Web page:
Monday, July 16

Review: Hand of Fate 2 [Nintendo Switch eShop]


As a huge fan of roguelikes and games that simply play differently than anything else on the market I really appreciated the mix of deck building and action offered by the original Hand of Fate. While you could have some bad runs of luck the fact that you had the power to define your deck in a way that played to your strengths to help maximize your chances provided some balance and fun. I’m thrilled that, much like any great sequel, the return of the enigmatic Dealer has brought those some great mechanics and thrown in a ton of new features and variety to boot.


For those unfamiliar with the original the core conceit in Hand of Fate is that you’ll have a dungeon of sorts generated for you with a combination of cards you choose and ones tied to each encounter you work through. Each card corresponds to a specific event, location, or set of foes you’ll face and typically some sort of gamble tends to be involved in a way that can either help or harm your chances. While the original was mostly limited to a card-shuffling sort of 3-card Monty the sequel adds rolls of the dice, a wheel of cards, and even a tricky pendulum to keep you off balance and never really let you get comfortable. The theme of gambling extends far past these events though as everything you do is a sort of calculated risk. This is because simply completing each scenario isn’t everything, specific cards carry special bonus tokens that you can earn by completing them in a specific way. Your incentive to do so is pretty strong since completing them will earn you new cards for your deck, whether providing a new event or new equipment you’ll be able to use in your campaign.


Walking away from the deck-building side the other main attraction is the combat, which this time is generally more varied but can still fall into patterns. Thankfully the addition of Companions and a far wider variety of enemies generally keeps things fresh, and overall the combat has remained challenging. Once you get accustomed to the patterns of your enemies and get into a rhythm there’s something very satisfying about dismantling a large group of foes one by one. Combat has a very visceral and brutal feel, and you’ll need to earn your hits through carefully isolating singular foes so you can hack away at them while minimizing the chances of being attacked from the side. Whether you choose to parry and counter or hit and dodge the choice of 2-handed weapons, sword and shield, or dual-wielding each has its own style and everyone should be able to find a style that suits them. The addition of artifacts that you can use for a variety of effects from damage to even setting your enemies against each other is also a great touch and further diversifies your strategic choices for combat as you get further into the campaign.


The final piece of the puzzle that sets the sequel apart is the impressive diversity in your challenges and objectives in each individual campaign. Early on you’ll have to continue to change up your strategy, deck, and tactics as you get a taste of multiple mission styles, some focused on combat, and others that will require you to maximize your resources like food or gold. In general this doesn’t allow you to get too comfortable and will continue to test you pretty deep into the game. While some luck and consistency in combat help greatly the deck you choose, especially once you’ve accumulated a great number of cards, plays an enormous role in either your success or failure. While you can let the game choose your deck for you, and that can be a good idea for building a base, it always seemed to be a good idea to review and refine to make sure it better suits your tastes on top of being aligned with the requirements of the campaign itself.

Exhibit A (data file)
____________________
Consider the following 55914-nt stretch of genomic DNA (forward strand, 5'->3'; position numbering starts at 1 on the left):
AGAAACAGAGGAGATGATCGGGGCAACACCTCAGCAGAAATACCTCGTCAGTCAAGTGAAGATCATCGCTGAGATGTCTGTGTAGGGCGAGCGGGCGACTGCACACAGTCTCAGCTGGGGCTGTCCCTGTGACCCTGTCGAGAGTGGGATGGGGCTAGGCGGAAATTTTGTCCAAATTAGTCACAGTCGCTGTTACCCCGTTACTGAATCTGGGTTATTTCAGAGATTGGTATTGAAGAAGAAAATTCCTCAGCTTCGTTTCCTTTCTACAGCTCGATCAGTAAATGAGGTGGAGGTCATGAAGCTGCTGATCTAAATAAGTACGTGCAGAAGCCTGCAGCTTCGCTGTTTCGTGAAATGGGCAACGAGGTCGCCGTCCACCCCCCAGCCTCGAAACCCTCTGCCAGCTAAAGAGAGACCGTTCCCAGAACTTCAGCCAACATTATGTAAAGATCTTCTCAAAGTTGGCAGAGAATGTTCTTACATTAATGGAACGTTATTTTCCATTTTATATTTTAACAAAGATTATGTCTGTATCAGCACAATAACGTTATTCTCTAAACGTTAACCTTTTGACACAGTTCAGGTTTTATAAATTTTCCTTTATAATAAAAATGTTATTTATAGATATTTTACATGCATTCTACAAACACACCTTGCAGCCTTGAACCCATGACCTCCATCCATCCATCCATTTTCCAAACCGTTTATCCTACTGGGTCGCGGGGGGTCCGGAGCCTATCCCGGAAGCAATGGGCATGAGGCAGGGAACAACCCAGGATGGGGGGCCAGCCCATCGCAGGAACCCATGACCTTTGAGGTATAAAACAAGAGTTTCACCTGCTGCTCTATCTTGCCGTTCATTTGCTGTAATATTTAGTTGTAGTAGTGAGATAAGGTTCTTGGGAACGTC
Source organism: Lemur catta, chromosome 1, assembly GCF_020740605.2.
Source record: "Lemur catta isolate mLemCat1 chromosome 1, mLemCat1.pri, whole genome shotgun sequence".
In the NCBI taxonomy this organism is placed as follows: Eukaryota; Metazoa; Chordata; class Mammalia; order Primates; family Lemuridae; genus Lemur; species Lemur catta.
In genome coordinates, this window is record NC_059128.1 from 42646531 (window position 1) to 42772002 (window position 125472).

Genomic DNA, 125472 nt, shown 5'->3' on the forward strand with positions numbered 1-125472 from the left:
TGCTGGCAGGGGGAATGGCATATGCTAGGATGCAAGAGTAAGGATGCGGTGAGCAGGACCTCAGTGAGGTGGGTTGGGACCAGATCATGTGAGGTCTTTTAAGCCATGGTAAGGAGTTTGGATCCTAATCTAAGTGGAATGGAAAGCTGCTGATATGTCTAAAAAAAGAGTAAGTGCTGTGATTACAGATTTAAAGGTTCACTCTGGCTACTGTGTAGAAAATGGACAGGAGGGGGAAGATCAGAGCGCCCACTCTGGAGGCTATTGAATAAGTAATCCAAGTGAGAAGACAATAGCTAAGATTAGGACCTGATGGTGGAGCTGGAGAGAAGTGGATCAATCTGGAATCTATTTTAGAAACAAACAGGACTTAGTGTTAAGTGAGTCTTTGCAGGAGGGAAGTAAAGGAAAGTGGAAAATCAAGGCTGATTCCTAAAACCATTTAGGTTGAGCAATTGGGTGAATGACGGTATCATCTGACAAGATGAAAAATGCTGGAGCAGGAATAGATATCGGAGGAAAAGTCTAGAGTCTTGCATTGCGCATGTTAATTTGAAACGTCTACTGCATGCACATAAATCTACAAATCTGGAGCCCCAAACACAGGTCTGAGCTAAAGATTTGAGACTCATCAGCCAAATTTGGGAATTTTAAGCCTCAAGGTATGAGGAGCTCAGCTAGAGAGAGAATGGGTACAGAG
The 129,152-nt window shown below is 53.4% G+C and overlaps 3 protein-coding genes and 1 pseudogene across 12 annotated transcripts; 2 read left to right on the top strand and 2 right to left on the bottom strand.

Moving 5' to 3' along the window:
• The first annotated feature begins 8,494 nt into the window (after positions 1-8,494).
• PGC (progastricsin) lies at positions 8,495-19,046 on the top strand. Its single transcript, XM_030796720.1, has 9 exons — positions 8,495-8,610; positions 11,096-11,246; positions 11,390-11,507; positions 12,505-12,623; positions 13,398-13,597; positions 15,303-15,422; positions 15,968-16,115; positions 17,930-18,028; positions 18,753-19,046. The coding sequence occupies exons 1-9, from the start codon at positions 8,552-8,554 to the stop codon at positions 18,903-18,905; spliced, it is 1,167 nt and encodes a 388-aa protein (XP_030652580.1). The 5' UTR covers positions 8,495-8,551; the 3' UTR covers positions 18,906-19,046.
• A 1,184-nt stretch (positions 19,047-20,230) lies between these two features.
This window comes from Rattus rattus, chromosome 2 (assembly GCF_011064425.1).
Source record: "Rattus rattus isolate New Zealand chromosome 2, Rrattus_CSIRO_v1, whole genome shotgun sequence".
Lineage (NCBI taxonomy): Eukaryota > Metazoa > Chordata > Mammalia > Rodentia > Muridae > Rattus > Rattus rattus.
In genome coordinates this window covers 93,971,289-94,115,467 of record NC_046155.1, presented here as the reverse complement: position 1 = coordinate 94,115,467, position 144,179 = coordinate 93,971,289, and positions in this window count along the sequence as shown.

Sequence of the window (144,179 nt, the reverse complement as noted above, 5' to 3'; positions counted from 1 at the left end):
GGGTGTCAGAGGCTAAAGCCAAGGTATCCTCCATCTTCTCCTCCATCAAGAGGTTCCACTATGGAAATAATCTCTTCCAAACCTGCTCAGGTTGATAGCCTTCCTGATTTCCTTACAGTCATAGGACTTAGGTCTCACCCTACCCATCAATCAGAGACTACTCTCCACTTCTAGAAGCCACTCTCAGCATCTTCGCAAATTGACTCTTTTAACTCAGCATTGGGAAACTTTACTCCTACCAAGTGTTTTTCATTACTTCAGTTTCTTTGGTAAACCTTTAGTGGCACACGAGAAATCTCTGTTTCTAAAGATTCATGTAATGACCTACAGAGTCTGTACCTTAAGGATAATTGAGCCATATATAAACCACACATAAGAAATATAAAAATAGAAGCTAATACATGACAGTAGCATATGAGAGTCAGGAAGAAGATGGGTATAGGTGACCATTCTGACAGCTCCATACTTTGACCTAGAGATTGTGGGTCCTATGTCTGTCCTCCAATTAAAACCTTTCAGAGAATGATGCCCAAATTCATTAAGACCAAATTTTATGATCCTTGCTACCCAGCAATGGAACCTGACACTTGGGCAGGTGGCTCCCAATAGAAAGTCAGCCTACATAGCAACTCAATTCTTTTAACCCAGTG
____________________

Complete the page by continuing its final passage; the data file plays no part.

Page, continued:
In pretty well every way Hand of Fate 2 has run with everything that made the original work and has made it better. The scenarios all test you in unique ways, the number of unique event cards has greatly expanded which allows for far more versatility as the game progresses, and the trials in both combat and gambling have diversified greatly. The result is a very challenging and thus satisfying package that blends a degree of chance, skill in building and effectively using your deck, and becoming proficient in the game’s combat. It’s a combination that is really without an equal on the console and is highly recommended if you’re looking for a sustained challenge on the Switch.

Score: 8.5

Pros:
  • A unique mix of deck building, combat, and chance
  • Each encounter has its own objectives, requiring that you constantly shift your strategies for success
  • Both the combat and gambling elements of the original have been refined and diversified from the original

Cons:
  • The degree of challenge may be too aggravating for some gamers and there’s no ability to adjust it up or down
  • There will absolutely be runs where you’ll feel like the game has it out for you in terms of luck, or lack thereof
  • Combat can start to feel repetitive, though the various companion and gear choices as well as more diverse enemies help keep that to a minimum